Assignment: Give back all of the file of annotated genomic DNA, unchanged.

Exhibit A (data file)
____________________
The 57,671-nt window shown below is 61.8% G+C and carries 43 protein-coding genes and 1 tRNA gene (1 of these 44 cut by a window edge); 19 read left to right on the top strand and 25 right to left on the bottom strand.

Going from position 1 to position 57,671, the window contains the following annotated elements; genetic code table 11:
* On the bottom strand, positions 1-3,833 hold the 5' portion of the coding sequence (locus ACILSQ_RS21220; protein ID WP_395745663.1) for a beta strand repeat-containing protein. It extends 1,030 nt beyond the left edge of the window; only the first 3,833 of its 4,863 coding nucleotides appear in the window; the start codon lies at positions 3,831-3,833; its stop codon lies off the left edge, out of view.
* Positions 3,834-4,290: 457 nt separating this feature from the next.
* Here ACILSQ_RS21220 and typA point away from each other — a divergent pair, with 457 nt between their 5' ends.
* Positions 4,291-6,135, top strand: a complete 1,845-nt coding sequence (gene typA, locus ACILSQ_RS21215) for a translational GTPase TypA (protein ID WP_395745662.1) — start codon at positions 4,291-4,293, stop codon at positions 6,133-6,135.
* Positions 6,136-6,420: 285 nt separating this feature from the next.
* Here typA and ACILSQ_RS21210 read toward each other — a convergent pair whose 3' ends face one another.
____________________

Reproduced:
The 57,671-nt window shown below is 61.8% G+C and carries 43 protein-coding genes and 1 tRNA gene (1 of these 44 cut by a window edge); 19 read left to right on the top strand and 25 right to left on the bottom strand.

Going from position 1 to position 57,671, the window contains the following annotated elements; genetic code table 11:
* On the bottom strand, positions 1-3,833 hold the 5' portion of the coding sequence (locus ACILSQ_RS21220; protein ID WP_395745663.1) for a beta strand repeat-containing protein. It extends 1,030 nt beyond the left edge of the window; only the first 3,833 of its 4,863 coding nucleotides appear in the window; the start codon lies at positions 3,831-3,833; its stop codon lies off the left edge, out of view.
* Positions 3,834-4,290: 457 nt separating this feature from the next.
* Here ACILSQ_RS21220 and typA point away from each other — a divergent pair, with 457 nt between their 5' ends.
* Positions 4,291-6,135, top strand: a complete 1,845-nt coding sequence (gene typA, locus ACILSQ_RS21215) for a translational GTPase TypA (protein ID WP_395745662.1) — start codon at positions 4,291-4,293, stop codon at positions 6,133-6,135.
* Positions 6,136-6,420: 285 nt separating this feature from the next.
* Here typA and ACILSQ_RS21210 read toward each other — a convergent pair whose 3' ends face one another.